After that week of IV chemo, we are moving back to my home town of Pittsburgh, PA! My husband and I are completely exhausted, and we just can’t do this anymore. We are slipping…missing meds, missing appointments, late to every appointment, and just completely unorganized and behind on everything. I have a small army of a family that can take many burdens away and allow us to focus on what is most important: healing our bodies and minds. Switching hospitals at this point in treatment with such a complicated history is a nightmare, but it will have to be worked out. Most likely, I will stay on some kind of regular IV chemo regimen to keep me in remission. I will continue to need treatment for the GVH (Graft vs Host) problems I have.

A huge thanks to my friends and family here in Omaha and in Pittsburgh. My family is trying to raise enough money to make this move happen. Once again, I ask that if you have the ability to make a donation, please do. There is a GoFundMe link at the top of each blog page. I have used prior donations for dental work and specialty lenses, but I really need help getting home within the next couple weeks. I am immensely grateful for everything that has been donated, and amazed at the amount that I have received. Eyes and teeth are very important!

I will post another update as soon as I am able to. In the meantime, stay frosty :)

As if things weren’t complicated enough…

Today’s blast percentage (percentage of leukemic cells in my blood sample) is 79, down from Friday’s 88%. I did not receive any transfusions today. I’ve created a chart below for easier tracking.

My case manager called this afternoon & told me that instead of seeing my cancer doctor on Thursday that I will be seeing her tomorrow. We are also starting day 1 (of 10) of round 2 of chemo tomorrow. I also have the Visiting Nurse Association coming to the house tomorrow morning to begin physical therapy at home (yay!) and after chemo I have another nurse visiting me in the home (my insurance company’s House Calls program).

Wednesday we pick my Dad up from the airport in the morning (yay!), then it’s off to the hospital for bloodwork, an appointment with Infectious Disease (follow up on the legs), chemo, and a couple friends are coming to the house that evening.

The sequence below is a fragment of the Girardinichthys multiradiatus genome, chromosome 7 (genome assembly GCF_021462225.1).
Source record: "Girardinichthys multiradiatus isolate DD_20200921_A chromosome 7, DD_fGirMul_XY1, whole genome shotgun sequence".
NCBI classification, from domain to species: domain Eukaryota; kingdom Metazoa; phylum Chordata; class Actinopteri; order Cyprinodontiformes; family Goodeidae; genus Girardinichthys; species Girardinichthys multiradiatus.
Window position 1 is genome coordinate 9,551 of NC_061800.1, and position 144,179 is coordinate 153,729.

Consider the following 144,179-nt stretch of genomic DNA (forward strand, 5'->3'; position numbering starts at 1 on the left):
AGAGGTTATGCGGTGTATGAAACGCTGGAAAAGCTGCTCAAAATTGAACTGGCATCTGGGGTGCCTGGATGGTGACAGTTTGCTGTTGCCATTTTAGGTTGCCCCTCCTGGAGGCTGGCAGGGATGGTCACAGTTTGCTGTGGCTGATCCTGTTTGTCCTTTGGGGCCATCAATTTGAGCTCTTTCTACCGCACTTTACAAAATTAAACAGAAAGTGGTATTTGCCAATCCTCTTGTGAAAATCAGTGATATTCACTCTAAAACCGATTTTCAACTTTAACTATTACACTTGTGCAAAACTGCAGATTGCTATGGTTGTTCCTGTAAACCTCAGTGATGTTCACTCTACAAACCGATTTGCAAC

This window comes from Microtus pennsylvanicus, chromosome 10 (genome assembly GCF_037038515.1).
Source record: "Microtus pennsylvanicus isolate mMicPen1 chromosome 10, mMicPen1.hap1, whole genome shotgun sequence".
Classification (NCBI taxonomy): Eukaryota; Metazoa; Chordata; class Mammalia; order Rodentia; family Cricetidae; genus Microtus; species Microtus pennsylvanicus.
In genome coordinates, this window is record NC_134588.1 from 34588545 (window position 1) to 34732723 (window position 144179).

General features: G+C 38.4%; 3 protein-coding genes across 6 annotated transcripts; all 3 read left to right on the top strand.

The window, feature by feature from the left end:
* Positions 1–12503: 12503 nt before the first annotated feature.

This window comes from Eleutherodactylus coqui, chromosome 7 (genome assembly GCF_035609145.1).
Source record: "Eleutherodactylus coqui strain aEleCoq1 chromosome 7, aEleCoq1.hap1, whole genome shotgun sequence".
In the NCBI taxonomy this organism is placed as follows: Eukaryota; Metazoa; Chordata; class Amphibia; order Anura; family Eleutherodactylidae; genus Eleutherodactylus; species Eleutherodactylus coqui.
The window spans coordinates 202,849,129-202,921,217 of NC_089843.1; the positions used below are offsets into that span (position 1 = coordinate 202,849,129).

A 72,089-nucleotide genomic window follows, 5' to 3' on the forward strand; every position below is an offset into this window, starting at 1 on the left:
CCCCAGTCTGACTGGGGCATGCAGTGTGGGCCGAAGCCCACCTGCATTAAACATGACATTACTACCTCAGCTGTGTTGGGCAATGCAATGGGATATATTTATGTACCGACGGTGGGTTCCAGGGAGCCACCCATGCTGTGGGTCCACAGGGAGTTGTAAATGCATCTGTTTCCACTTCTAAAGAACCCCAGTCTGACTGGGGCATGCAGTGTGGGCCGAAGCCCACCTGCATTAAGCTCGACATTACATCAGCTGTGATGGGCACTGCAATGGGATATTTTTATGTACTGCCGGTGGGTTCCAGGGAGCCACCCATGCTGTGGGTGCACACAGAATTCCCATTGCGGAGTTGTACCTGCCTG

I have all but 2 days booked through the end of the month, and it’s all subject to change at any given moment. As my Case Manager says “With Leukemia, we are always flying by the seat of our pants”. I am trying very hard to keep up. I really hope this next round of chemo gets the disease under control without killing me.

Percentage of leukemic cells in my blood samples:

Friday’s numbers, Saturday’s breathing

The percentage of leukemic cells in Friday’s blood sample was 88%, up from Wednesday’s 77%. I also got a platelet transfusion.

Saturday was probably the most difficult day I’ve had where my breathing is concerned. I could barely move, and laying down was almost impossible.

Today the breathing is better, and I was able to do some very light tidying around the house.

The bloating/swelling is still pretty bad, mostly in my hands, feet, legs & abdomen. I now have 2 pair of shoes/boots that I can wear. They are a full size larger than what I normally wear, and are still a bit uncomfortable with all the foot swelling.

Going forward, I have labs Monday, Wednesday & Friday scheduled, and a few other appointments. Hopefully that magic number decreases.

Friday 4/6: 81%
Sunday 4/8: 82%
Monday 4/9: 82%
Tuesday 4/10: 79%
Wed 4/11: 77%
Friday 4/13: 88%

blast chart 4/13

for charting. nothing to see here, move along…

More tests and bloodwork

Short version: I’ve felt pretty horrible the last couple days, and have been sleeping a lot. I got some blood yesterday, which helped a little. The amount of cancer in my blood has decreased slightly, which is good. We’re just watching & waiting until we can do the next round of chemo.

Long version: I had bloodwork Tuesday & Wednesday. When I woke up Wednesday morning, I knew my hemoglobin was low because I could barely breathe, and had no energy. It was difficult to even hold my head up. My counts continue to go down, so I am getting transfusions. I got blood yesterday, and most likely I will need platelets tomorrow. Here are the numbers for the amount of cancer in my blood:
Friday 4/6: 81%
Sunday 4/8: 82%
Monday 4/9: 82%
Tuesday 4/10: 79%
Wed 4/11: 77%
I go in again tomorrow for more bloodwork. It’s been difficult to get all my pills in because I am sleeping so much, but we are trying our best. Tuesday I had 4 appointments, which was very exhausting. Here’s an update on those:

Infectious Disease says that I have a staff infection in my lower legs, mostly due to the massive swelling allowing bacteria under my skin. They feel that 3 antibiotics is sufficient, one of which targets this type of infection.

Walking test: My oxygen level during my walking test was 99 to 100%. I became so short of breath at one point that i was gasping for air & had to sit down. The insurance company won’t approve oxygen with this high level of blood oxygen, and I’m told that even if I did get oxygen, it wouldn’t do anything because there aren’t enough red blood cells that aren’t already saturated. There is nowhere for the oxygen to go. This is very frustrating, because I am obviously having trouble breathing but there is nothing that can be done beyond what we are already doing (pills, inhalers).

Therapist: It was so nice to see my therapist. I hadn’t seen her since my cancer came back. I will continue seeing her once a week while things are rough, and she has some great ideas for things that we can work on that will cut down my stress.

I already mentioned the bloodwork results above. Hopefully tomorrow’s bloodwork shows good things, and hopefully I feel well enough to post an update about it.

blast chart 4/11

for charting. nothing to see here, move along…